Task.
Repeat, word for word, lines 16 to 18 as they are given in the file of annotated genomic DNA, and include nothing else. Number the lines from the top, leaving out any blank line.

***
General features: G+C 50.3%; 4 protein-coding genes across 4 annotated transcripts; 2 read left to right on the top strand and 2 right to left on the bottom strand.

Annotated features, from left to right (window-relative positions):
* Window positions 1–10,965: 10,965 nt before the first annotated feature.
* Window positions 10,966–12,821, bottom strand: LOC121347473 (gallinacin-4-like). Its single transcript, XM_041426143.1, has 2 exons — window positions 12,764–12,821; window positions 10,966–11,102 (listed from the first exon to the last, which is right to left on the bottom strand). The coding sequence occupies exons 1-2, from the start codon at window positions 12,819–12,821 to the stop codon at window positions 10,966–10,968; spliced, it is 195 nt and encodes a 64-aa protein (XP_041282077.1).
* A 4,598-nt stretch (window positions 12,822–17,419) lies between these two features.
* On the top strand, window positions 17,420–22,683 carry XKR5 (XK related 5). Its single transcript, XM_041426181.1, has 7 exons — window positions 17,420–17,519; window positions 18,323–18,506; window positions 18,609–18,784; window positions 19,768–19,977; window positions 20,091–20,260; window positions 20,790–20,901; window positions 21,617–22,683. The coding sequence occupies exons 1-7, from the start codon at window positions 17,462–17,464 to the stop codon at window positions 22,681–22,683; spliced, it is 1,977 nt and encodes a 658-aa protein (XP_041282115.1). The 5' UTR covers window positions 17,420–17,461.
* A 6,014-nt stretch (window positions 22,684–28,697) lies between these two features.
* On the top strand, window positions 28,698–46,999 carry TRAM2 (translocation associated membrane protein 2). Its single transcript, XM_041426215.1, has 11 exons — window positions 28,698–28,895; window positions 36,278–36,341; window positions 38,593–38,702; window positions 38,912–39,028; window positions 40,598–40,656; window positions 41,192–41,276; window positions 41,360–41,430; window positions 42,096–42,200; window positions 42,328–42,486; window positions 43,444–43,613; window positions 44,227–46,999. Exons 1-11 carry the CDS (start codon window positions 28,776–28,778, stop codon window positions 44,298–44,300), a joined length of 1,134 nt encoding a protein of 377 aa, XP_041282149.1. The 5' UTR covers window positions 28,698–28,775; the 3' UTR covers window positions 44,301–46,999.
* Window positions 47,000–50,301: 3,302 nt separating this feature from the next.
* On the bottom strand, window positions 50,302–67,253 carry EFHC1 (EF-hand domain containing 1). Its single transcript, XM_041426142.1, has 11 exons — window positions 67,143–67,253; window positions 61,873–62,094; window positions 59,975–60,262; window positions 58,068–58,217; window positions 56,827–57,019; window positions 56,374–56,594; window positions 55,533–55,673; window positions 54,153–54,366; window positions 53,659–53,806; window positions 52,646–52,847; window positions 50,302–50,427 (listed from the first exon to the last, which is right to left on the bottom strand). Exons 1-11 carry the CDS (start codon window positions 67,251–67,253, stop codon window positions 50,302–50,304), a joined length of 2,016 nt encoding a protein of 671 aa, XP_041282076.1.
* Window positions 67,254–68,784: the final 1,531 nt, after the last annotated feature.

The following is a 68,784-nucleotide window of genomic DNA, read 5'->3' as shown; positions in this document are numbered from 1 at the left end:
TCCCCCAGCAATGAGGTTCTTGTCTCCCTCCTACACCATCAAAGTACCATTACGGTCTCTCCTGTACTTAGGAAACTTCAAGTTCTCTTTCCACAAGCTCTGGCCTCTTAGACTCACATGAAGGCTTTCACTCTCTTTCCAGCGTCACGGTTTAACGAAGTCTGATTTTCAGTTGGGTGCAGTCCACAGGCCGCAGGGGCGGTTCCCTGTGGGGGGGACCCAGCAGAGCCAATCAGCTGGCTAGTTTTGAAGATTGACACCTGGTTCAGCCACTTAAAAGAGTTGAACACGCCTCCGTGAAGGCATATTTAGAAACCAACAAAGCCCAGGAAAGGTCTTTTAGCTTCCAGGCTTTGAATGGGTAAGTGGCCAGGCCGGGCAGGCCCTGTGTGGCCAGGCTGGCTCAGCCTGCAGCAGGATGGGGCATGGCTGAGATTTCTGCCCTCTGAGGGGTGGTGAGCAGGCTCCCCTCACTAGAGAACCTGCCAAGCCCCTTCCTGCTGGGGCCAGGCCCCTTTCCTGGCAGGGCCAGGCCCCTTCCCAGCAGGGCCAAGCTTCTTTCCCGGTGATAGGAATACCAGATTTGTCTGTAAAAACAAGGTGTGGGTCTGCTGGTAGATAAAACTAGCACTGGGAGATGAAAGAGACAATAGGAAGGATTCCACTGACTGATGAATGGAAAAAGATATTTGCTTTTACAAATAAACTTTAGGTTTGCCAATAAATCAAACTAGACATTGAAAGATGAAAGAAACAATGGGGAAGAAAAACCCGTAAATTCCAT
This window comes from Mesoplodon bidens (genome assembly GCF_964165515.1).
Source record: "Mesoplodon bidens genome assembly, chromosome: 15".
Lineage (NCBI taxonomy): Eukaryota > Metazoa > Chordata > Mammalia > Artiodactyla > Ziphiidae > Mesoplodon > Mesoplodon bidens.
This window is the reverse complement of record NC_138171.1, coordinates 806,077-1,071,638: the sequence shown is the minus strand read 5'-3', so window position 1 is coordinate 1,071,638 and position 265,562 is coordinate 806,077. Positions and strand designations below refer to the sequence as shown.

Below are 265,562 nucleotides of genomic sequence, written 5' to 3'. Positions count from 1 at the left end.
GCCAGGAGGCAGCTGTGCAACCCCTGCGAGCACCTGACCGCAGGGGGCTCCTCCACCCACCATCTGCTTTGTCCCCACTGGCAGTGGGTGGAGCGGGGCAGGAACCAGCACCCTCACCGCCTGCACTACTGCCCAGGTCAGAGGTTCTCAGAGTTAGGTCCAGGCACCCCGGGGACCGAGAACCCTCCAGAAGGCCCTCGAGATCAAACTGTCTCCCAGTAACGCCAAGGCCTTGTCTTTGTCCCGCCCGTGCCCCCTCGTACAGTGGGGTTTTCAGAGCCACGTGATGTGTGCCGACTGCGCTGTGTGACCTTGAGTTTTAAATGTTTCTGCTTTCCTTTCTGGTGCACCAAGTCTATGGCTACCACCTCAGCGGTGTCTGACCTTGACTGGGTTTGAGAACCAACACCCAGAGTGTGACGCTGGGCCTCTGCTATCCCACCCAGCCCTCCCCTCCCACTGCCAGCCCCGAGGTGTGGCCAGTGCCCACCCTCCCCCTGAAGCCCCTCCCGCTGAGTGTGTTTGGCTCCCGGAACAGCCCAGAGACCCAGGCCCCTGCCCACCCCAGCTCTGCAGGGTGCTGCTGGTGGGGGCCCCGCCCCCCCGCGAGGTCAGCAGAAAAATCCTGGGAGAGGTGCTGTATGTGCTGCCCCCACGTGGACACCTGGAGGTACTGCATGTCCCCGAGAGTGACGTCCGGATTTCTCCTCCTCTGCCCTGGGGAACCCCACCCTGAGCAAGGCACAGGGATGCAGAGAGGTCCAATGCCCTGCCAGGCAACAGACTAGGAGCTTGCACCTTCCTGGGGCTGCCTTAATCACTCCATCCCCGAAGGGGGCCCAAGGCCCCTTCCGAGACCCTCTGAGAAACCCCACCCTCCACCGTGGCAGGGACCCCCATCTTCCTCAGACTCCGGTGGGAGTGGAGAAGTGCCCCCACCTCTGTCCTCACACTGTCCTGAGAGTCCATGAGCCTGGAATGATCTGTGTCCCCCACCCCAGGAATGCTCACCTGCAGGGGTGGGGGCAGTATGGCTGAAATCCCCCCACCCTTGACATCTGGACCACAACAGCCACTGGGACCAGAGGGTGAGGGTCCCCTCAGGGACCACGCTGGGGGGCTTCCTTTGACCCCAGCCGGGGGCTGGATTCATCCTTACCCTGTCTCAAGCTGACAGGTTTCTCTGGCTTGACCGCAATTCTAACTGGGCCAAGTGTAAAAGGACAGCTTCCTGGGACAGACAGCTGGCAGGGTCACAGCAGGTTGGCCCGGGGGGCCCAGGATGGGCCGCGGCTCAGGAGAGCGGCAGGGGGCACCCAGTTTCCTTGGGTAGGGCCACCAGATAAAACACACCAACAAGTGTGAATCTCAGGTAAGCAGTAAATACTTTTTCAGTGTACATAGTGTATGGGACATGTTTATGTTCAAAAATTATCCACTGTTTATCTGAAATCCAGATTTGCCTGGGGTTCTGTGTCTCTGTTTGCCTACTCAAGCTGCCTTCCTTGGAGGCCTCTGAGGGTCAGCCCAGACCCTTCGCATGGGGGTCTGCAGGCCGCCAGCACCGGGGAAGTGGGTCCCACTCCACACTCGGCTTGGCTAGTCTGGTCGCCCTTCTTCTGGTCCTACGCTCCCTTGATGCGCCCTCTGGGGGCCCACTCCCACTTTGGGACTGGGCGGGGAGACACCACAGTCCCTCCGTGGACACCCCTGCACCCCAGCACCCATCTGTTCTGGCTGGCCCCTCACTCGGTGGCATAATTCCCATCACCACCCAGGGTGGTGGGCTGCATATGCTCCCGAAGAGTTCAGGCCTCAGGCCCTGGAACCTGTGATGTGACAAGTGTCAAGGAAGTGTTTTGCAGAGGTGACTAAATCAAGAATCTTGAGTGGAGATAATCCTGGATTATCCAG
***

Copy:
Lineage (NCBI taxonomy): Eukaryota > Metazoa > Chordata > Mammalia > Artiodactyla > Ziphiidae > Mesoplodon > Mesoplodon bidens.
This window is the reverse complement of record NC_138171.1, coordinates 806,077-1,071,638: the sequence shown is the minus strand read 5'-3', so window position 1 is coordinate 1,071,638 and position 265,562 is coordinate 806,077. Positions and strand designations below refer to the sequence as shown.

Below are 265,562 nucleotides of genomic sequence, written 5' to 3'. Positions count from 1 at the left end.